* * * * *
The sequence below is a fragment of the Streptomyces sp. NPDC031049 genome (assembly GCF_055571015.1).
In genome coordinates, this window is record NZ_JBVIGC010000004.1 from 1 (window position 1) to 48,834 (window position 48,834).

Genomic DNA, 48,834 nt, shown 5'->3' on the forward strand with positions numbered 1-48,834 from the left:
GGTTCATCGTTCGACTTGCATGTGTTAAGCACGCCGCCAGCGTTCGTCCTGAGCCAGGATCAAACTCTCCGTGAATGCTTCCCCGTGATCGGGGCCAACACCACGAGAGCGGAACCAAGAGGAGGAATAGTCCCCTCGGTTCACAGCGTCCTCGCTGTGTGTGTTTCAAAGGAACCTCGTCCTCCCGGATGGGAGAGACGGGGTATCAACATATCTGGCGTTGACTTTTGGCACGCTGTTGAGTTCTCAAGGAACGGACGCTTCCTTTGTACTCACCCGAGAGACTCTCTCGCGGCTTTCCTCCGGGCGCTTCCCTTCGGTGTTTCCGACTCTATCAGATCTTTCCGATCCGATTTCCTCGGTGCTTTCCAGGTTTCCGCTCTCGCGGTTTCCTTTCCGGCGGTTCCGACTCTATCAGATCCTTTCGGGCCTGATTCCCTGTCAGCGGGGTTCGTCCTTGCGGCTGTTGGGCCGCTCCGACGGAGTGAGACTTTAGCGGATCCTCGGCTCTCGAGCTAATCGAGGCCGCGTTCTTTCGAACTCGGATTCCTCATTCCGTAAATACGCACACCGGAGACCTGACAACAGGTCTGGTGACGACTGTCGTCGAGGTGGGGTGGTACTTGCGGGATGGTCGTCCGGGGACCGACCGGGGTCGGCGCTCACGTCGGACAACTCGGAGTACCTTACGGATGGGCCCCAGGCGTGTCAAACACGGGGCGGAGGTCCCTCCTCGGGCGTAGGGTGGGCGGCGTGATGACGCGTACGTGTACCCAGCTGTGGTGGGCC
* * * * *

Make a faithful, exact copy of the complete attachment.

The sequence below is a fragment of the Streptomyces sp. NPDC031049 genome (assembly GCF_055571015.1).
In genome coordinates, this window is record NZ_JBVIGC010000004.1 from 1 (window position 1) to 48,834 (window position 48,834).

Genomic DNA, 48,834 nt, shown 5'->3' on the forward strand with positions numbered 1-48,834 from the left:
GGTTCATCGTTCGACTTGCATGTGTTAAGCACGCCGCCAGCGTTCGTCCTGAGCCAGGATCAAACTCTCCGTGAATGCTTCCCCGTGATCGGGGCCAACACCACGAGAGCGGAACCAAGAGGAGGAATAGTCCCCTCGGTTCACAGCGTCCTCGCTGTGTGTGTTTCAAAGGAACCTCGTCCTCCCGGATGGGAGAGACGGGGTATCAACATATCTGGCGTTGACTTTTGGCACGCTGTTGAGTTCTCAAGGAACGGACGCTTCCTTTGTACTCACCCGAGAGACTCTCTCGCGGCTTTCCTCCGGGCGCTTCCCTTCGGTGTTTCCGACTCTATCAGATCTTTCCGATCCGATTTCCTCGGTGCTTTCCAGGTTTCCGCTCTCGCGGTTTCCTTTCCGGCGGTTCCGACTCTATCAGATCCTTTCGGGCCTGATTCCCTGTCAGCGGGGTTCGTCCTTGCGGCTGTTGGGCCGCTCCGACGGAGTGAGACTTTAGCGGATCCTCGGCTCTCGAGCTAATCGAGGCCGCGTTCTTTCGAACTCGGATTCCTCATTCCGTAAATACGCACACCGGAGACCTGACAACAGGTCTGGTGACGACTGTCGTCGAGGTGGGGTGGTACTTGCGGGATGGTCGTCCGGGGACCGACCGGGGTCGGCGCTCACGTCGGACAACTCGGAGTACCTTACGGATGGGCCCCAGGCGTGTCAAACACGGGGCGGAGGTCCCTCCTCGGGCGTAGGGTGGGCGGCGTGATGACGCGTACGTGTACCCAGCTGTGGTGGGCC